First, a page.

“more complex than has often been articulated”23.
Finally, several studies suggest that a major source of decline is economic globalization.24 Ac-
14Gray and Caul 2000. See also Radcliff and Davis 2000, Leighley and Nagler 2007, and Heath 2007.
15Franklin 2004, 18.
16See Bond et al. 2012; Teresi and Michelson 2015.
18For a comparison of young adults’ mobility, see Eurostat 2018.
21Polacko et al. 2021.
22Arzheimer 2008; Fumagalli and Narciso 2012; Stockemer and Scruggs 2012; Stockemer and Parent 2014; Po-
lacko et al. 2021.
23Polacko et al. 2021, 5; see also Stockemer 2017, 9.
24Steiner 2010; Steiner and Martin 2012; Marshall and Fisher 2015; Karp and Milazzo 2016.
cording to this account, increased economic integration and capital mobility constrain government
policy, which makes national elections less relevant. The strength of this account is that it can,
in theory, explain the global nature of the decline. However, economic globalization is accompa-
nied with a rise in the prominence of cultural issues. And parties that oppose the principles of
economic and cultural openness are able to gather considerable support and inﬂuence policy out-
comes,25 raising turnout in some social groups26 and countries27. Therefore, whether and by how
much economic globalization depresses voter turnout remains an open question. At the empirical
level, several studies28 found support for the negative effect of globalization, and party competition
depolarization on turnout. By contrast, Aaskoven conducted three different types of analysis and
found little evidence of ﬁscal constraints’ negative effect on voter turnout.29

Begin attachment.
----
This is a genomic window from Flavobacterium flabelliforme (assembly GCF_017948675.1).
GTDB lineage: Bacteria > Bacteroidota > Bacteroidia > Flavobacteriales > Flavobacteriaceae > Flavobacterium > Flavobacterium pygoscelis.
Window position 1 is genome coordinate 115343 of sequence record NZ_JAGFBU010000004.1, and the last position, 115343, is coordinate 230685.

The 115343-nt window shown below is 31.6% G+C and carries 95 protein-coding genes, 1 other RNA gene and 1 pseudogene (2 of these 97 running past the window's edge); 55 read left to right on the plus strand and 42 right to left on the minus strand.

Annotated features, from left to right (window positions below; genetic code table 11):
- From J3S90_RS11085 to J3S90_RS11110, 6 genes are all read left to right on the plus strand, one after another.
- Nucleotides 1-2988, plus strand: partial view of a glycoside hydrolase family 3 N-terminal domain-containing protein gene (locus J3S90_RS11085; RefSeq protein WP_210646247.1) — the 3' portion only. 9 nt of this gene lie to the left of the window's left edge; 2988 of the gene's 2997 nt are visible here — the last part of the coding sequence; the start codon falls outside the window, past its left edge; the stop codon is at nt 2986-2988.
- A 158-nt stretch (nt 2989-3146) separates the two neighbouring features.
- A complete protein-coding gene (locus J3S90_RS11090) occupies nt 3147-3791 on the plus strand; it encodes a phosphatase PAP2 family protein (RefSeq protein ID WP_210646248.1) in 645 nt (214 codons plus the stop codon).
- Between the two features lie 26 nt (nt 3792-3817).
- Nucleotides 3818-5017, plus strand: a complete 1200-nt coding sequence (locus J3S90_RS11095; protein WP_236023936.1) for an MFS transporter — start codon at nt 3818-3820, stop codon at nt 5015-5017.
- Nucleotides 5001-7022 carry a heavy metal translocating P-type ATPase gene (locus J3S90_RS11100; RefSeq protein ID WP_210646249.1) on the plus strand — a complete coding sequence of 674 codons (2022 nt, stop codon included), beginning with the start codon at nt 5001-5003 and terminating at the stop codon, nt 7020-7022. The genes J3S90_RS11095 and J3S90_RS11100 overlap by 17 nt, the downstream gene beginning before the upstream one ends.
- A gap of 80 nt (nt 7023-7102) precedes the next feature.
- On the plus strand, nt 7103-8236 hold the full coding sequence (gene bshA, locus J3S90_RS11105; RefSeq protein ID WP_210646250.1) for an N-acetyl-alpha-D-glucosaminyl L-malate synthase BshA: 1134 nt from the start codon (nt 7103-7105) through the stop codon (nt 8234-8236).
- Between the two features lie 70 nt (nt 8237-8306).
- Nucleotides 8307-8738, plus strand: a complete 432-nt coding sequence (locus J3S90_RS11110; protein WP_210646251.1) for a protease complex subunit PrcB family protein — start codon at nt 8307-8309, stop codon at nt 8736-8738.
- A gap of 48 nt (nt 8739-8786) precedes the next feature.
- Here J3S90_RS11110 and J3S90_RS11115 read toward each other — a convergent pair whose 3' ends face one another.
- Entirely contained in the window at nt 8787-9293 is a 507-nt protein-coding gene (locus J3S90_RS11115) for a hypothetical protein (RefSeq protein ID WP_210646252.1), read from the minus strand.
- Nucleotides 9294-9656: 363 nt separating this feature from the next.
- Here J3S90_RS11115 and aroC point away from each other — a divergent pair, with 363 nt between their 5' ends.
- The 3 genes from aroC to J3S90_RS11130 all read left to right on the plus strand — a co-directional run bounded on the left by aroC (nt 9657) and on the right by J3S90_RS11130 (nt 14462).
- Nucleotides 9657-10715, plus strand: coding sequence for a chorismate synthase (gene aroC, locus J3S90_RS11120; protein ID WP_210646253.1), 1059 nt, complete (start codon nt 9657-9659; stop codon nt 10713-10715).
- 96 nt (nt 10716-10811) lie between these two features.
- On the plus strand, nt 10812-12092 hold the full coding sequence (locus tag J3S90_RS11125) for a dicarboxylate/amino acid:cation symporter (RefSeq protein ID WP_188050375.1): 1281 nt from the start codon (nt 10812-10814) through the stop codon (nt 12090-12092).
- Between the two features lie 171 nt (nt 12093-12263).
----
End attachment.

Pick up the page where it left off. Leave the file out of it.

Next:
In sum, there are several promising explanations but none of them is free of caveats. Some
of these explanations (in particular the economic globalization hypothesis) are “macro - macro”
accounts and do not provide supporting evidence from individual-level research. By contrast, the
hypotheses presented in the next section build heavily on ﬁndings at the individual level.
Theory and Hypotheses
This section presents and further develops two explanations. The ﬁrst suggests that the decline
is due to generational replacement. While it capitalizes on valuable insights from earlier works,
it fundamentally departs from the existing literature in that it attributes the causal mechanism of
generational change to economic afﬂuence. This has important implications for the empirical tests
of the generational account as well as for our understanding of the ultimate causal factors that
depress voting rates. The second explanation is institutional and points out a rising number of
elective institutions across the democratic world. Although it is clear from the existing research
that this institutional trend may be detrimental to participation rates, this factor has been curiously
overlooked in the explanation of the global voter turnout dynamics.
Emergence of Afﬂuent Generations
Researchers have observed for long that, in established democracies, voter turnout tends to be
quite stable, oscillating only by a few percentage points from one election to another.30 This sta-
bility seems to stem from the fact that, once individuals get politically and electorally socialized,
which typically occurs by the time they reach their late 20s, their propensity to vote tends to remain
relatively stable through the rest of their lifetime.31 While some works interpret this stability as a
25Kriesi et al. 2006; Abou-Chadi and Krause 2018; Im et al. 2019.
26Immerzeel and Pickup 2015.
27Leininger and Meijers, n.d.
28Steiner 2010; Steiner and Martin 2012; Marshall and Fisher 2015.
31Miller and Shanks 1996; Plutzer 2002.
sign of a habit,32 others argue that the stability in voting rather reﬂects stability in those attitudes
that drive the decision to vote such as political interest.33 In any case, the relative stability in the
individual propensity to vote suggests that major trends in voter turnout occur primarily through
generational replacement as new cohorts replace older ones.
Accordingly, a large number of studies of individual-level voter turnout have discovered gen-
erational differences between electorally more active older cohorts and less active younger co-
horts.34 Among these studies, Blais and Rubenson present evidence from the most diverse set of